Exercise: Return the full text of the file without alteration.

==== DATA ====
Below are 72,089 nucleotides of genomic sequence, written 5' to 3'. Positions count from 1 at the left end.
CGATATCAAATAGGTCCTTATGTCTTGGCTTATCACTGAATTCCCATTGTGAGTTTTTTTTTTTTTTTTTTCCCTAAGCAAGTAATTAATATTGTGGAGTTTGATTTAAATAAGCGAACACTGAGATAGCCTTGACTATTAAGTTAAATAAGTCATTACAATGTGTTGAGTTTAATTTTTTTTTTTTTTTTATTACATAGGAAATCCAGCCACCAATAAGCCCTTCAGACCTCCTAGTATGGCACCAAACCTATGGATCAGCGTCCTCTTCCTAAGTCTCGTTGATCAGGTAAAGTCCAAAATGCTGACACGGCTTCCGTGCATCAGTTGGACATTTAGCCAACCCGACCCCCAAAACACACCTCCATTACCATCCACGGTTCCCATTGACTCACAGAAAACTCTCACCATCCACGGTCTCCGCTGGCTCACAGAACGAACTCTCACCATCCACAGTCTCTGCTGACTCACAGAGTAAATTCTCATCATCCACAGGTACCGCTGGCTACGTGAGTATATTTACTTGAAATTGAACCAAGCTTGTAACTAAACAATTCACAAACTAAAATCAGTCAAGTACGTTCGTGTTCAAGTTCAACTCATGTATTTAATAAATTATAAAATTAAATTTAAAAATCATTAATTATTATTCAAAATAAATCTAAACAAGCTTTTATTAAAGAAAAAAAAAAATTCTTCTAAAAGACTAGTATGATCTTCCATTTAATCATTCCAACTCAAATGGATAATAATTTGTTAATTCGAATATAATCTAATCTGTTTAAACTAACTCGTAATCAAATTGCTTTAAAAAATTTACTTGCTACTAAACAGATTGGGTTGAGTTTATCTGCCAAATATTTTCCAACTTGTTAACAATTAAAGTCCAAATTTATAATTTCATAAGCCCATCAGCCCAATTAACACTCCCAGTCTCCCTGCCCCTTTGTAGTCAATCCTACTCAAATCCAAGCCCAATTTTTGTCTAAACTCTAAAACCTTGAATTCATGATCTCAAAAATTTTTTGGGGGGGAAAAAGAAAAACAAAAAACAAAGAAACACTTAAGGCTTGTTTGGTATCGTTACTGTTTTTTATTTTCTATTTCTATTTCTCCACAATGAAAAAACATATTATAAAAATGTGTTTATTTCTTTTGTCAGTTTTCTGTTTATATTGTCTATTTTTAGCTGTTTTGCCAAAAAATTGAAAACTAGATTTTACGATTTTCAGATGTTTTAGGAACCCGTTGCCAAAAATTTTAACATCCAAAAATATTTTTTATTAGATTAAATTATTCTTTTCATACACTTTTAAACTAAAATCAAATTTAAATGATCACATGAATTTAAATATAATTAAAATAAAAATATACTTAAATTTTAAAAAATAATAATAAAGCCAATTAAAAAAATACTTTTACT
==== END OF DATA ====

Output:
Below are 72,089 nucleotides of genomic sequence, written 5' to 3'. Positions count from 1 at the left end.
CGATATCAAATAGGTCCTTATGTCTTGGCTTATCACTGAATTCCCATTGTGAGTTTTTTTTTTTTTTTTTTCCCTAAGCAAGTAATTAATATTGTGGAGTTTGATTTAAATAAGCGAACACTGAGATAGCCTTGACTATTAAGTTAAATAAGTCATTACAATGTGTTGAGTTTAATTTTTTTTTTTTTTTTATTACATAGGAAATCCAGCCACCAATAAGCCCTTCAGACCTCCTAGTATGGCACCAAACCTATGGATCAGCGTCCTCTTCCTAAGTCTCGTTGATCAGGTAAAGTCCAAAATGCTGACACGGCTTCCGTGCATCAGTTGGACATTTAGCCAACCCGACCCCCAAAACACACCTCCATTACCATCCACGGTTCCCATTGACTCACAGAAAACTCTCACCATCCACGGTCTCCGCTGGCTCACAGAACGAACTCTCACCATCCACAGTCTCTGCTGACTCACAGAGTAAATTCTCATCATCCACAGGTACCGCTGGCTACGTGAGTATATTTACTTGAAATTGAACCAAGCTTGTAACTAAACAATTCACAAACTAAAATCAGTCAAGTACGTTCGTGTTCAAGTTCAACTCATGTATTTAATAAATTATAAAATTAAATTTAAAAATCATTAATTATTATTCAAAATAAATCTAAACAAGCTTTTATTAAAGAAAAAAAAAAATTCTTCTAAAAGACTAGTATGATCTTCCATTTAATCATTCCAACTCAAATGGATAATAATTTGTTAATTCGAATATAATCTAATCTGTTTAAACTAACTCGTAATCAAATTGCTTTAAAAAATTTACTTGCTACTAAACAGATTGGGTTGAGTTTATCTGCCAAATATTTTCCAACTTGTTAACAATTAAAGTCCAAATTTATAATTTCATAAGCCCATCAGCCCAATTAACACTCCCAGTCTCCCTGCCCCTTTGTAGTCAATCCTACTCAAATCCAAGCCCAATTTTTGTCTAAACTCTAAAACCTTGAATTCATGATCTCAAAAATTTTTTGGGGGGGAAAAAGAAAAACAAAAAACAAAGAAACACTTAAGGCTTGTTTGGTATCGTTACTGTTTTTTATTTTCTATTTCTATTTCTCCACAATGAAAAAACATATTATAAAAATGTGTTTATTTCTTTTGTCAGTTTTCTGTTTATATTGTCTATTTTTAGCTGTTTTGCCAAAAAATTGAAAACTAGATTTTACGATTTTCAGATGTTTTAGGAACCCGTTGCCAAAAATTTTAACATCCAAAAATATTTTTTATTAGATTAAATTATTCTTTTCATACACTTTTAAACTAAAATCAAATTTAAATGATCACATGAATTTAAATATAATTAAAATAAAAATATACTTAAATTTTAAAAAATAATAATAAAGCCAATTAAAAAAATACTTTTACT